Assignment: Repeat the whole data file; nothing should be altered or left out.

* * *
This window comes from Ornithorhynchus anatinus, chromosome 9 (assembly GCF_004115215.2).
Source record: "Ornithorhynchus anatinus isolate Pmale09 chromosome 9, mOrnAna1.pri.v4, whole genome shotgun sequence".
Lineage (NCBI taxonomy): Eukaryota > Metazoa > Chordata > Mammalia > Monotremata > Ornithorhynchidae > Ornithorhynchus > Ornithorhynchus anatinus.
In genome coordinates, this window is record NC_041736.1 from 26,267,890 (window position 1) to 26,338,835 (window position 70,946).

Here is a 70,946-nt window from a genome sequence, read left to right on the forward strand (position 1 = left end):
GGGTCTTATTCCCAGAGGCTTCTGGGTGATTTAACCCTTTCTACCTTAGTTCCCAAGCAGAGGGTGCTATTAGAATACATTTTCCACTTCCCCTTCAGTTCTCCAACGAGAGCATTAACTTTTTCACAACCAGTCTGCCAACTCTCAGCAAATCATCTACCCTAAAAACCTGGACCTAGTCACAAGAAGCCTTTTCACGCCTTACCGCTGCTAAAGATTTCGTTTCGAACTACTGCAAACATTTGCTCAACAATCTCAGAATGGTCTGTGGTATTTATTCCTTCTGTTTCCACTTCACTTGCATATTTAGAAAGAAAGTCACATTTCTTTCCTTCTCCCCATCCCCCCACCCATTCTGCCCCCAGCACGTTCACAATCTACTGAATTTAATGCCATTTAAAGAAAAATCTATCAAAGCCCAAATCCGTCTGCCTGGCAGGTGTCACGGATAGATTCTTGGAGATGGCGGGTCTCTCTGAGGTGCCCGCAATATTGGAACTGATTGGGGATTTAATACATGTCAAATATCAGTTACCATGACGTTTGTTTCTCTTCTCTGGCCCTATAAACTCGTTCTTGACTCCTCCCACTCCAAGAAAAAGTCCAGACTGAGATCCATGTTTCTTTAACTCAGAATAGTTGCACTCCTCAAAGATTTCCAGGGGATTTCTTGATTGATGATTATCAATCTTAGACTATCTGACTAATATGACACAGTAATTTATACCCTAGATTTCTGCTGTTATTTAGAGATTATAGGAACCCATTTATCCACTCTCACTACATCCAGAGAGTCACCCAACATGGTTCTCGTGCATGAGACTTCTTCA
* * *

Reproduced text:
This window comes from Ornithorhynchus anatinus, chromosome 9 (assembly GCF_004115215.2).
Source record: "Ornithorhynchus anatinus isolate Pmale09 chromosome 9, mOrnAna1.pri.v4, whole genome shotgun sequence".
Lineage (NCBI taxonomy): Eukaryota > Metazoa > Chordata > Mammalia > Monotremata > Ornithorhynchidae > Ornithorhynchus > Ornithorhynchus anatinus.
In genome coordinates, this window is record NC_041736.1 from 26,267,890 (window position 1) to 26,338,835 (window position 70,946).

Here is a 70,946-nt window from a genome sequence, read left to right on the forward strand (position 1 = left end):
GGGTCTTATTCCCAGAGGCTTCTGGGTGATTTAACCCTTTCTACCTTAGTTCCCAAGCAGAGGGTGCTATTAGAATACATTTTCCACTTCCCCTTCAGTTCTCCAACGAGAGCATTAACTTTTTCACAACCAGTCTGCCAACTCTCAGCAAATCATCTACCCTAAAAACCTGGACCTAGTCACAAGAAGCCTTTTCACGCCTTACCGCTGCTAAAGATTTCGTTTCGAACTACTGCAAACATTTGCTCAACAATCTCAGAATGGTCTGTGGTATTTATTCCTTCTGTTTCCACTTCACTTGCATATTTAGAAAGAAAGTCACATTTCTTTCCTTCTCCCCATCCCCCCACCCATTCTGCCCCCAGCACGTTCACAATCTACTGAATTTAATGCCATTTAAAGAAAAATCTATCAAAGCCCAAATCCGTCTGCCTGGCAGGTGTCACGGATAGATTCTTGGAGATGGCGGGTCTCTCTGAGGTGCCCGCAATATTGGAACTGATTGGGGATTTAATACATGTCAAATATCAGTTACCATGACGTTTGTTTCTCTTCTCTGGCCCTATAAACTCGTTCTTGACTCCTCCCACTCCAAGAAAAAGTCCAGACTGAGATCCATGTTTCTTTAACTCAGAATAGTTGCACTCCTCAAAGATTTCCAGGGGATTTCTTGATTGATGATTATCAATCTTAGACTATCTGACTAATATGACACAGTAATTTATACCCTAGATTTCTGCTGTTATTTAGAGATTATAGGAACCCATTTATCCACTCTCACTACATCCAGAGAGTCACCCAACATGGTTCTCGTGCATGAGACTTCTTCA